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17 households total consiunption at t, C(t)Ht)/H, equals consumption per unit of effective labor, c{f), times the households quantity of effective labor, A{t)Lit)/H. Similarly, its initial capital holdings are k(0), capital per unit of effective labor at time zero, times A(0)L(0)/H. Thus we can rewrite (2.5) as R(t) c(t) A(mt) dt < k(0) ( ) ) .rWdt. (2.6) H A{t)L{t) equals A(0)I(0)e<"+3f. Substituting this fact into (2.6) and dividing both sides by (0)1(0)/ yields e «(fc(f)e("+9f dt < + e«(fw(f)e<"+3" dt. (2.7) In many cases, it is difficult to find the integrals in (2.7). Fortunately, we can express the budget constraint in terms of the limiting behavior of the households capital holdings; even when it is not possible to compute the integrals in (2.7), it is often possible to describe the limiting behavior of the economy. To see how the budget constraint can be rewritten in this way, first bring all of the terms of (2.6) over to the same side and combine the two integrals; this gives us K{0) e«(f[w(f)  c{t)]A(t) t=o dt > 0, (2.8) where we have used the fact that k(0)A(0)I(0) = K(0). We can write the integral from f = Otof = ooasa limit. Thus (2.8) is equivalent to KjO) H e«(f)[w(f)  c(t)]A(t) dt t=o H >0. Now note that the households capital holdings at time s are ,«()«(0[(f) C(f)]idt. (2.9) (2.10) To understand (2.10), note that eK(0)/H is the contribution of the households initial wealth to its wealth at s. The households saving at t is [w(f) c(t)]A{t)Ut)/H (which may be negative); e(s)«(f shows how the value of that saving changes from f to s. The expression in (2.10) is e times the expression in brackets in (2.9). Thus we can write the budget constraint simply as Soo H (2.11) Expressed in this form, the budget constraint states that the present value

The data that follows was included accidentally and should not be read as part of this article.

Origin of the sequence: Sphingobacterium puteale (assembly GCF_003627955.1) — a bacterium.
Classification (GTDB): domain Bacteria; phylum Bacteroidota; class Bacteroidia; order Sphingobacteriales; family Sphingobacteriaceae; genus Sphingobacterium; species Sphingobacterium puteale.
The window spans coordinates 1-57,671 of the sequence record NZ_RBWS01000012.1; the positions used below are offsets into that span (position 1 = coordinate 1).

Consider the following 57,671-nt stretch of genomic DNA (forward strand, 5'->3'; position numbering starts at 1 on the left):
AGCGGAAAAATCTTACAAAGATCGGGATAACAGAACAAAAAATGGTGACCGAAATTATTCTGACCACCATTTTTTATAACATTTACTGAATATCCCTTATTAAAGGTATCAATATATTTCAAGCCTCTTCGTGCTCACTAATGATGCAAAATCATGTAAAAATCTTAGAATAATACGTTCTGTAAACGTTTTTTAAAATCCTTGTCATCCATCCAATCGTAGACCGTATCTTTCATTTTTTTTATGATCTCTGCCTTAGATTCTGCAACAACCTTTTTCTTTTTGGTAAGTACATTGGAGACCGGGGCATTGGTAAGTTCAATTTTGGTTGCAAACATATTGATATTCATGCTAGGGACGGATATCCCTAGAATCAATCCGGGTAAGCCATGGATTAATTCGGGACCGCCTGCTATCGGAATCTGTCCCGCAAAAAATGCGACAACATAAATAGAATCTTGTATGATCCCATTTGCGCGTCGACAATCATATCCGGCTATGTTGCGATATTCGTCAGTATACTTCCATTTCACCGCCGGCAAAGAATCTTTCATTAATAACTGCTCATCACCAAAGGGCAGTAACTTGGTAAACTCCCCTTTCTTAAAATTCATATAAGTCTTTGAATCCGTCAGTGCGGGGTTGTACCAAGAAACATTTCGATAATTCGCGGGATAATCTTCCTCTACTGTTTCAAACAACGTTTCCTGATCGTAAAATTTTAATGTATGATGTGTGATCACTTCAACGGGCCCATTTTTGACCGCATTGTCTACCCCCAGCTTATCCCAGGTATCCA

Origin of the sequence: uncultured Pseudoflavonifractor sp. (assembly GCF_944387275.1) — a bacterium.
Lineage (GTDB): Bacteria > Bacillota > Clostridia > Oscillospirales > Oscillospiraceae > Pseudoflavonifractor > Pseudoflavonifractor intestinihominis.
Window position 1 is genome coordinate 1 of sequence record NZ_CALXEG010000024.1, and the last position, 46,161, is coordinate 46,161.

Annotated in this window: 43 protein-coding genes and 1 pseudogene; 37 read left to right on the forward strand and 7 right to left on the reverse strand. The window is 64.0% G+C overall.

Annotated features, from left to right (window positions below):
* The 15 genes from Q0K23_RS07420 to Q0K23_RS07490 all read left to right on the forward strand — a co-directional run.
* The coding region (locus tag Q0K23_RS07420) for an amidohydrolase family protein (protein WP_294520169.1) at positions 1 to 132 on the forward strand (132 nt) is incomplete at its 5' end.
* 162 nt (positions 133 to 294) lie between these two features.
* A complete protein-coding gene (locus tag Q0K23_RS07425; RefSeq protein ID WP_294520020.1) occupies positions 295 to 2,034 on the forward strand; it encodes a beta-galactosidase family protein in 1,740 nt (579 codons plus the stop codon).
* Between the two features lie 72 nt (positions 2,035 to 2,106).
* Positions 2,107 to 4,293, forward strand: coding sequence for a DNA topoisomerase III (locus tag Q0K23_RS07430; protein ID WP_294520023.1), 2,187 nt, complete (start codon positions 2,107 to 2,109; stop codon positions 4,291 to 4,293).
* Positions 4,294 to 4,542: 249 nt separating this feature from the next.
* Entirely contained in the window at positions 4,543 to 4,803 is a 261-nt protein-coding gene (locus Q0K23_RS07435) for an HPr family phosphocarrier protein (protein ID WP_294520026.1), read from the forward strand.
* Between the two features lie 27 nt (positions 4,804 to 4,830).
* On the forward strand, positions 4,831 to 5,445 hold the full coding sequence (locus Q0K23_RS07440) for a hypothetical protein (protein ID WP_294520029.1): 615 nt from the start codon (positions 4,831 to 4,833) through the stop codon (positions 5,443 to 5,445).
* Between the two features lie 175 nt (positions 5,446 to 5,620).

of the households asset holdings cannot be negative in the limit. Since K(s) IS proportional to k(5)e<"+ we can also write this as lime<e<""3k(s)>0. (2.12) Finally, we can also rewrite the households objective function, (2.1)2.2), m terms of consumption per unit of effective labor. C(f), consumption per worker, equals A(t)c(t). Thus, C(f)i« lA(t)c{t)V 1  [A(0)e*?n"*c(f)i< (2.13) = A(0)e<i>3f c(f) Substituting (2.13) and the fact that L{t) = ) " into the households objective function yields pfC(f)i«I(f) 1 (0)1 (1 )9 c(r)i» 1 l(0)e"f dt jt=o i  e (2.14) e/3t rff = )!" p  „  (1  e)0. f=o 1  e From (2.2), )3 is assumed to be positive. Household Behavior The households problem is to choose the path of c(f) to maximize lifetime utility subject to the budget constraint. Although this involves choosing at each instant of time (rather than choosing a finite set of variables, as in standard maximization problems), conventional maximization techniques can be used. Since the marginal utility of consumption is always positive, the household satisfies its budget constraint with equality. We can therefore use the objective function, (2.14), and the budget constraint, (2.7), to set up
i~fi £ = B " • (2.15. kiO) The household chooses at each point in time; that is, it chooses infinitely many c(f )s. The firstorder condition for an individual c(f) is BePc(t) = Ae*fe"+3)f. (2.I6) The households behavior is characterized by (2.16) and the budget constraint, (2.7). To see what (2.16) implies for the behavior of consumption, first take logs of both sides: InB  pt elnc(f) = InA  R(t) + in + g)t. (2.17) Now note that since the two sides of (2.17) are equal for every t, the derivatives of the two sides with respect to t must be the same. This condition is )3  =r(f) + (n + 0), (2.18) where we have used the definition of R(t) as J/q ( ) to find dR(t)ldt. Solving (2.18) for c(f)/c(f) yields c(f) nt) n  g~p c(f) (2.19) r(f)   where the second line uses the definition of )3 as p  n  (1  ) . To interpret (2.19), note that since Cit) (consumption per worker, rather than consumption per unit of effective labor) equals c{t)A{t), the growth For an introduction to maximization subject to equality constraints, see Dixit (1990, Chapter 2), Simon and Blume (1994, Chapters 1819), or Chiang (1984, Chapter 12). For the case of inequality constraints, see Dixit (Chapter 3), Simon and Blume (Chapter 18), Chiang (Chapter 21), or Kreps (1990, Appendix 1). This step is slightly informal; the difficulty is that the terms in (2.16) are of order dt in (2.15); that is, they make an infinitesimal contribution to the Lagrangian. There are various ways of addressing this issue more formally than simply "canceling" the dts (which is what we do in [2.16]). For example, we can model the household as choosing consumption over the finite intervals [0, At), [At,2At), [2At,3At),with its consumption required to be constant within each interval, and then take the limit as approaches zero. This also yields (2.16). Another possibility is to use the calculus of variations (see n. 11, below). the Lagrangian:
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